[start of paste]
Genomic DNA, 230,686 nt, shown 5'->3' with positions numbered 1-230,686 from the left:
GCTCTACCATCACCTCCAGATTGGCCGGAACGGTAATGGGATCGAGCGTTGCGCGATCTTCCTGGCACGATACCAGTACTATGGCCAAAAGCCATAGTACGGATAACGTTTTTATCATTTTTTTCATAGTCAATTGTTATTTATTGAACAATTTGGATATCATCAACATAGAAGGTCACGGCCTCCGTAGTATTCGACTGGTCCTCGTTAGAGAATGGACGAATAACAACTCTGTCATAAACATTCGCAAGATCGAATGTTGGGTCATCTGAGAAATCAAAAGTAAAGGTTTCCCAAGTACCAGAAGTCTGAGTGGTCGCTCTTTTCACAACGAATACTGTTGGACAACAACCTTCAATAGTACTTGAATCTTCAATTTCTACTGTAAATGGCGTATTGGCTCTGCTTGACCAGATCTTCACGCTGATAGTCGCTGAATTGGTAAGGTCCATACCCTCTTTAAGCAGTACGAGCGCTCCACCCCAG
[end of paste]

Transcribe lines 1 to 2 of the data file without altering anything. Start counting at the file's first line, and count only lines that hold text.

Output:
Genomic DNA, 230,686 nt, shown 5'->3' with positions numbered 1-230,686 from the left:
GCTCTACCATCACCTCCAGATTGGCCGGAACGGTAATGGGATCGAGCGTTGCGCGATCTTCCTGGCACGATACCAGTACTATGGCCAAAAGCCATAGTACGGATAACGTTTTTATCATTTTTTTCATAGTCAATTGTTATTTATTGAACAATTTGGATATCATCAACATAGAAGGTCACGGCCTCCGTAGTATTCGACTGGTCCTCGTTAGAGAATGGACGAATAACAACTCTGTCATAAACATTCGCAAGATCGAATGTTGGGTCATCTGAGAAATCAAAAGTAAAGGTTTCCCAAGTACCAGAAGTCTGAGTGGTCGCTCTTTTCACAACGAATACTGTTGGACAACAACCTTCAATAGTACTTGAATCTTCAATTTCTACTGTAAATGGCGTATTGGCTCTGCTTGACCAGATCTTCACGCTGATAGTCGCTGAATTGGTAAGGTCCATACCCTCTTTAAGCAGTACGAGCGCTCCACCCCAG